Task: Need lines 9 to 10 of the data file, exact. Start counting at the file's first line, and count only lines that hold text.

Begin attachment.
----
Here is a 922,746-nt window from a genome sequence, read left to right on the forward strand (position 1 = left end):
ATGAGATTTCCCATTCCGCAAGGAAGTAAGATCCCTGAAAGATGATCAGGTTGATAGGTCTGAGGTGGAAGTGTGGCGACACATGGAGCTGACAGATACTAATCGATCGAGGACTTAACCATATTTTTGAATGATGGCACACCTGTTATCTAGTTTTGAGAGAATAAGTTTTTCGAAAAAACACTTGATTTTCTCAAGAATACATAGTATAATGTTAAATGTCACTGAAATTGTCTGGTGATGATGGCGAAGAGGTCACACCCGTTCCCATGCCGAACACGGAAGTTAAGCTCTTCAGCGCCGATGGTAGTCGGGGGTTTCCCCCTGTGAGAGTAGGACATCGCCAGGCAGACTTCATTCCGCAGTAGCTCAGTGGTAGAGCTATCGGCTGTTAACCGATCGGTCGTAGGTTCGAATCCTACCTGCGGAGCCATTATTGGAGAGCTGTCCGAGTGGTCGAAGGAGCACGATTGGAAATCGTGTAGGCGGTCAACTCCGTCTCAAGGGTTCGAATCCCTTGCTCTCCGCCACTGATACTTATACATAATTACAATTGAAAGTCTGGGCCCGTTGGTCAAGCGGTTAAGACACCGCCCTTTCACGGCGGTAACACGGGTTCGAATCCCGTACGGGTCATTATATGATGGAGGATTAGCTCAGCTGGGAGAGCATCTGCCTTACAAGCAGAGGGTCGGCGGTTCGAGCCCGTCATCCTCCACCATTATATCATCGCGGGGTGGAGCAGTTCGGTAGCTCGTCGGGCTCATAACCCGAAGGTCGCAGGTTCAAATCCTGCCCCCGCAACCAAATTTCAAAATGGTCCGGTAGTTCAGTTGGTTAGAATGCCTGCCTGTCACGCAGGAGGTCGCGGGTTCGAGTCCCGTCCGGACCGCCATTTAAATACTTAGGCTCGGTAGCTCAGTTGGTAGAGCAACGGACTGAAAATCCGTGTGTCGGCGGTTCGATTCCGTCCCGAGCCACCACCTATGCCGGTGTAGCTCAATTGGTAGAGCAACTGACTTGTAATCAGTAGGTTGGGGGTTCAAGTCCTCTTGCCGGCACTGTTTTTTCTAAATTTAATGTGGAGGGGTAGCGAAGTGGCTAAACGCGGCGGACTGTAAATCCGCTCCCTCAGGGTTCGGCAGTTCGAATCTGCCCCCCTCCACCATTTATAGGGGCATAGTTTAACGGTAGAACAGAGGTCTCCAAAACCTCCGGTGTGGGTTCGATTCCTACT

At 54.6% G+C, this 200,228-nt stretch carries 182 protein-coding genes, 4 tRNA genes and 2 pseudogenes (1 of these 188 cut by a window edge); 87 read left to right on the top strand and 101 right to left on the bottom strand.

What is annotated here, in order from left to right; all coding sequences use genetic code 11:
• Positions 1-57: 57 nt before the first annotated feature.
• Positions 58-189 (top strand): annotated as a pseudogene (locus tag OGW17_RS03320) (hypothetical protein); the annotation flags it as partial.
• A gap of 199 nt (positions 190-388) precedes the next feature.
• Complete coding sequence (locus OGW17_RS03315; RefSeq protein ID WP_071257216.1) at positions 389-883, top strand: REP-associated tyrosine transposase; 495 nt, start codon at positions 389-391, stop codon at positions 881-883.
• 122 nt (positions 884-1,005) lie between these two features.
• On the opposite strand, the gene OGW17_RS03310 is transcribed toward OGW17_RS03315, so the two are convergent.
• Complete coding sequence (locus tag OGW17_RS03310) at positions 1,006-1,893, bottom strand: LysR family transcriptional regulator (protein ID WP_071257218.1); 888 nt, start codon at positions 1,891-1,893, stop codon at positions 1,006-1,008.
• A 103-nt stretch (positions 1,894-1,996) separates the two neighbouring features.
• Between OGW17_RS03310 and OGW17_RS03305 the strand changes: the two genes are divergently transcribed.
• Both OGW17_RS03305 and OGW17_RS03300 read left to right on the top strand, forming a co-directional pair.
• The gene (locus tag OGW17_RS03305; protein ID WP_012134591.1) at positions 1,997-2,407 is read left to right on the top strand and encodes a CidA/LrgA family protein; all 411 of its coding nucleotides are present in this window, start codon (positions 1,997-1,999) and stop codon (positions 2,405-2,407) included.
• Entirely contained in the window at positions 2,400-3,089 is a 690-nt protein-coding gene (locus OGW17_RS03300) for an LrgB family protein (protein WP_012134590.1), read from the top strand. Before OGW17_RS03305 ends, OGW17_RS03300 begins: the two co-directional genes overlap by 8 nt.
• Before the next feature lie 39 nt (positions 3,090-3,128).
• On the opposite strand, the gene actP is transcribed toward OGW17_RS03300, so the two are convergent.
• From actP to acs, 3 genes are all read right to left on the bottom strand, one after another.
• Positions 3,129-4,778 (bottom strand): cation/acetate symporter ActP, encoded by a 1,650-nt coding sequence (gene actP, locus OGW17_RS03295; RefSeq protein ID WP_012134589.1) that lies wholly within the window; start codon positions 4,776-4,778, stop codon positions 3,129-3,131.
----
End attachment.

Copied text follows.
• 122 nt (positions 884-1,005) lie between these two features.
• On the opposite strand, the gene OGW17_RS03310 is transcribed toward OGW17_RS03315, so the two are convergent.